Haunting Violet Page 53

CHAPTER 16

The silence was as heavy as a stone dropped right into the middle of the room.

But it was all too brief.

It shattered under the weight of several exclamations, startled gasps, and knowing snickers. Lord Jasper sat very still. I couldn’t read his expression. Xavier stood abruptly, neck flushed and mouth hanging open. His mother was fanning herself vigorously, making strangled sounds. Elizabeth had tears in her eyes. I couldn’t bear to look at Tabitha, but I knew Caroline looked both solemn and pleased with herself. Colin was cursing under his breath. Mother shivered delicately and lifted a trembling hand to her brow.

“Where am I?” she murmured, preparing to swoon. There were some who believed that a medium had no control over her actions when the spirits took her over. I knew for a fact that particular argument wouldn’t be enough to save us. Already glares were heating, noses were lifting up with apparent disgust. No one liked to be taken for a fool, especially not the peerage.

As Mother let herself go boneless, Colin marched across to catch her, lifting her up in his arms. It was all very dramatic. And still not nearly enough to save us. I finally collected myself enough to jump out of my chair, snatch Mother’s best dress from the floor, and hurry after them. We left a cacophony of voices behind. There was nothing people liked more than a scandal, especially one they’d witnessed themselves. Mother stirred, lifting her head.

“Damnation.”

We practically ran up the stairs and down the hallway. Colin didn’t set my mother down until we were at the door to our rooms. We poured into them so suddenly it was a wonder we all fit through the doorway.

“What are we to do?” I whispered.

“Whatever it takes,” Mother hissed, whirling to glare at me. I flinched. “Who let that stupid chit light the lamp anyway? Why didn’t you stop her?” She let out a howl of rage and tossed a nearby china pot across the room. It smashed into the wall, dripping cold tea down the silk paper to puddle on the carpet. She clenched her teeth. “It can be fixed,” she said suddenly. She was still half-undressed but she didn’t seem to have noticed. Or she didn’t care.

My teeth chattered together even though I wasn’t cold. Everything had changed tonight. There was no going back.

“Is Lord Thornwood my—”

She cut me off with a withering look. “Oh, Violet. Not now.”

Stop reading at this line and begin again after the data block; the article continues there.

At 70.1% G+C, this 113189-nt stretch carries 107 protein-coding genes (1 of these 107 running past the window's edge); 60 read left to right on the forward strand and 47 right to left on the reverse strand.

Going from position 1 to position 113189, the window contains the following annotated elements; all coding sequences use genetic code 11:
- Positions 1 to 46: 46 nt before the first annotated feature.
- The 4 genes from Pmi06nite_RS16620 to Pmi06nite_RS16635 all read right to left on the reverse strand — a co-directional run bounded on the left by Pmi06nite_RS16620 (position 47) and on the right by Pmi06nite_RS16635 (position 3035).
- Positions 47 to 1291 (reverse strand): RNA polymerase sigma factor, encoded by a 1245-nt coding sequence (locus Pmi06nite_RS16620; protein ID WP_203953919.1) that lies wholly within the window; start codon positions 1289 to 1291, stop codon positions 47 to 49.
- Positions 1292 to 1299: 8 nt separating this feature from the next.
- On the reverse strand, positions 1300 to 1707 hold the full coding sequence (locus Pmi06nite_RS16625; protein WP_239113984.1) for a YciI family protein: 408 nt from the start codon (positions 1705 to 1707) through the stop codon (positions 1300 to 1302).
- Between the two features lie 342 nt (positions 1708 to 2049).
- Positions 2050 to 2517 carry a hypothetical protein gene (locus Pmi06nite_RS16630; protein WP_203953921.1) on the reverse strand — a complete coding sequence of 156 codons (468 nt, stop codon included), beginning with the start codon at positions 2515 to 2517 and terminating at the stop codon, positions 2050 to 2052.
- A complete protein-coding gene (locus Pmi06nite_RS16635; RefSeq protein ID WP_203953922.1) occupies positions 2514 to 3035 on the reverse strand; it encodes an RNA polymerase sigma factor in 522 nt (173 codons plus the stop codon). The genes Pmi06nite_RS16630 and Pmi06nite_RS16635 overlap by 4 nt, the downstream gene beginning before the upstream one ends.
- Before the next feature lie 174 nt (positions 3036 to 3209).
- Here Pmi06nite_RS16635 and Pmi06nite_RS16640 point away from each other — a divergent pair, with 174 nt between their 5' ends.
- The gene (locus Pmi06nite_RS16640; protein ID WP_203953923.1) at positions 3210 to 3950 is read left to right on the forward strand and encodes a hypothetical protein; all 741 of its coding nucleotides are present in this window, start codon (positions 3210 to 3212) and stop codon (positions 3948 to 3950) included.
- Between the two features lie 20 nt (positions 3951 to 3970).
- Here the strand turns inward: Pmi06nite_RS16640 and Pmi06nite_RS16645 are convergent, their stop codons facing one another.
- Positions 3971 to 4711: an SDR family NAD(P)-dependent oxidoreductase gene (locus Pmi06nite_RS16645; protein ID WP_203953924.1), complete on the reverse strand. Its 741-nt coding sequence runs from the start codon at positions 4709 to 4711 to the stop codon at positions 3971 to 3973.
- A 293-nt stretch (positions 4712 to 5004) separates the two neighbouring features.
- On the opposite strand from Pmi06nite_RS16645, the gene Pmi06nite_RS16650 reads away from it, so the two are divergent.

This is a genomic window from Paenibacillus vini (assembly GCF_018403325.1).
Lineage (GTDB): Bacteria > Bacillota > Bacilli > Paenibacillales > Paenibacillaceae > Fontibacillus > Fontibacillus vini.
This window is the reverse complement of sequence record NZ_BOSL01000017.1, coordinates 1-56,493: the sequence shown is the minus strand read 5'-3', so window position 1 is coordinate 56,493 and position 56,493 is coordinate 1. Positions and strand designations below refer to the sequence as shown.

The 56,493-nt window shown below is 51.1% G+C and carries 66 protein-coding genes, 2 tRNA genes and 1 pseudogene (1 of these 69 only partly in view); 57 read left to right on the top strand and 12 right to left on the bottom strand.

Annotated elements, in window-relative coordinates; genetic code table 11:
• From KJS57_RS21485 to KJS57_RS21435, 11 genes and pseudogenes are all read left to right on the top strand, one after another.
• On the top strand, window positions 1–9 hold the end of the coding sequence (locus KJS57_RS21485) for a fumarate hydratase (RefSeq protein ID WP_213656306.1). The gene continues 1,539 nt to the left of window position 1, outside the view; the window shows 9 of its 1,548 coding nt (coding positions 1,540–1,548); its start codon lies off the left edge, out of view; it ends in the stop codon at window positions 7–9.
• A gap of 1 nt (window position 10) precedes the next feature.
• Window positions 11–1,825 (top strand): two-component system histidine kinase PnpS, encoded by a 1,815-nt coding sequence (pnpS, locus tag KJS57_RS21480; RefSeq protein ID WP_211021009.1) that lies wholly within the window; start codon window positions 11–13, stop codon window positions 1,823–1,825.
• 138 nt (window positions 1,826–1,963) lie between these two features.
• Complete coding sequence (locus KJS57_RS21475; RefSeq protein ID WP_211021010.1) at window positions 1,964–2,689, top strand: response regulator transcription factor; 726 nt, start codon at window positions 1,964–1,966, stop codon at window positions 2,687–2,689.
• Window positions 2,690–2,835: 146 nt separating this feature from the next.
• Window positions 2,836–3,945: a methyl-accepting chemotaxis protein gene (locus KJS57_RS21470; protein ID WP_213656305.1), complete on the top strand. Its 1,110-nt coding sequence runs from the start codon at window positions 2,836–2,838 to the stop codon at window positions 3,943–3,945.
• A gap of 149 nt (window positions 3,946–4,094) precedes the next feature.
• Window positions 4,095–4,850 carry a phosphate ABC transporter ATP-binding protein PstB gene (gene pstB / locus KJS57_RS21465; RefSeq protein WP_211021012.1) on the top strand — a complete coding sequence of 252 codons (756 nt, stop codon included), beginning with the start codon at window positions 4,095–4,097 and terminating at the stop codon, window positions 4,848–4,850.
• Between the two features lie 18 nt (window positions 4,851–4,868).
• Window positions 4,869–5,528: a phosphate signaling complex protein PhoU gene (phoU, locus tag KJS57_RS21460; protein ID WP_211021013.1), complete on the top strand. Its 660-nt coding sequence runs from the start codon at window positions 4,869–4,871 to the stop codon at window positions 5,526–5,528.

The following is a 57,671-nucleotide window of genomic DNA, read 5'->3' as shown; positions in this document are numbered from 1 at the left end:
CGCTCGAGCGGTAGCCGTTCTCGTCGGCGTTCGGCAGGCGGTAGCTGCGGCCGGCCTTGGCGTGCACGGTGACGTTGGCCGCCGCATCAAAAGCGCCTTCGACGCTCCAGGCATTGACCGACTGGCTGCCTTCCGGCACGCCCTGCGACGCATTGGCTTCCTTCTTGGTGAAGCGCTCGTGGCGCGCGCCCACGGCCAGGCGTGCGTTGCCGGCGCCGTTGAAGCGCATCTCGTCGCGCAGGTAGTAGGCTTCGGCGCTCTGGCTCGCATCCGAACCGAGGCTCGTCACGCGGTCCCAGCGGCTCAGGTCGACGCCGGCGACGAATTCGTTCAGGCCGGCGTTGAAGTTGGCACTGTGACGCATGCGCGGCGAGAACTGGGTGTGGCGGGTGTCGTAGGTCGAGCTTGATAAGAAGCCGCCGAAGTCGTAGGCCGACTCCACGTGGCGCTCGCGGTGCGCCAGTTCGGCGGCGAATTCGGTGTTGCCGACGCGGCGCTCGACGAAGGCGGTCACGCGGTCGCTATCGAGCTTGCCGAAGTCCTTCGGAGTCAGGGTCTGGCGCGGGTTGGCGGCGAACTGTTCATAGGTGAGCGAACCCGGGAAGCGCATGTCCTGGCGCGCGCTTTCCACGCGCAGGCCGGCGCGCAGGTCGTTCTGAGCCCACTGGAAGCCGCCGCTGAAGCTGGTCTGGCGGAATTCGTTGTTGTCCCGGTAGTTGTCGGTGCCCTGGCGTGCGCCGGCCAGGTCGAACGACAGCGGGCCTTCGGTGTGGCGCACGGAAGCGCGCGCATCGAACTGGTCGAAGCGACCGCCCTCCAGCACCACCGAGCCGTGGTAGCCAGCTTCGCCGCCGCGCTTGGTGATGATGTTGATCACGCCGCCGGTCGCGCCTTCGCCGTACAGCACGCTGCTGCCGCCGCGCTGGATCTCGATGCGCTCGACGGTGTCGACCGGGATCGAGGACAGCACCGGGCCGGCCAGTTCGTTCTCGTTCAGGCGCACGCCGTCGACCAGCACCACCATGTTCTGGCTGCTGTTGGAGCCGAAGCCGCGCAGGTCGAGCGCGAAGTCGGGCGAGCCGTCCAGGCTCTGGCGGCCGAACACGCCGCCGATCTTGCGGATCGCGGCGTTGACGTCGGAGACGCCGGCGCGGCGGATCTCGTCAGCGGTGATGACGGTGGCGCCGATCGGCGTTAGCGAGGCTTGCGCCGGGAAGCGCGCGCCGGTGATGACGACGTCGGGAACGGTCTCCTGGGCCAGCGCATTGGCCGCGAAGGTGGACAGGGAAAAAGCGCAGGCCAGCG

“What do you want to do?” Colin asked. “Shall I fetch Lord Jasper?”

She looked disgusted. “Idiots, the pair of you. We have to leave.”

“First thing in the morning?”

“Right now. As soon as the guests have gone to their beds.”

“Won’t that condemn us further?” I bit my lip. “And how will I get a chance to speak to Lord Thornwood?” If he was my father, as he must be, wouldn’t he want to talk to me too? And I had a hundred questions for him already … did I have any siblings? Grandparents?

“Forget him.” She grabbed her dress from me. “I won’t stay here and have those uptight old windbags look down their noses at me. As if they’re better than me. We leave tonight. Get your things.”

We waited until the house was quiet, broken only by the soft hush of the wind at the windows and the ticking clock in the hall. It took some time before the conversations in the parlor died and even longer before we stopped hearing footsteps outside our door. Half the guests were finding reason to walk down this particular hallway, hoping for another tidbit of gossip. Someone knocked once tentatively but we held our breaths and didn’t answer.

Colin had snuck out and was waiting for us outside, at the end of the long drive, with the hired carriage. He’d had to walk all the way to the village to find one without alerting the Rosefield grooms. The horses nickered softly, tossing their heads. I glanced behind us when the front door swung shut, half-expecting candles to be lit at the windows, curious faces pressed to the glass, or at least Mr. Travis with his habitual late-night pacing. They stayed dark, unblinking. I shivered, wondering what Rowena would do now.

“Violet, do hurry up.”

Colin tossed our bags up onto the top. Mother was about to climb the step into the carriage when a figure shot out of the darkness and grabbed her hand fervently. Colin was about to shove it forcibly back when Mother fluttered her eyelashes and smiled demurely. I smothered a groan. Colin fell back to stand behind me, looking just as resigned.

“Lord Marshall,” Mother said softly.

“My dear,” he said, bringing her ungloved fingers to his lips in a way that made me grimace. He was handsome enough, I supposed, even with gray at his temples. But there was something about the way he moved that I didn’t like and didn’t trust. He was wealthy though, even wealthier than Lord Jasper, and that was all that mattered to my mother.

“I’m afraid we have been called back to town,” she said.

“I understand. They simply do not appreciate the delicacies of your … talents.”

“Exactly.” She tilted her head so that her neck was better displayed in the moonlight, pale and fragile as an orchid’s stem. “I shall miss our little talks.”

He bowed. “Remember me,” he murmured, pressing a card into her palm. “Should you desire a change in circumstance.”

“I am flattered.”

“Good night.”

“Good night, my lord.”

He turned and left, lighting a cigar as he went. He didn’t even glance at me. Mother tapped the card over her lips, consideringly. Then she disappeared into the carriage.

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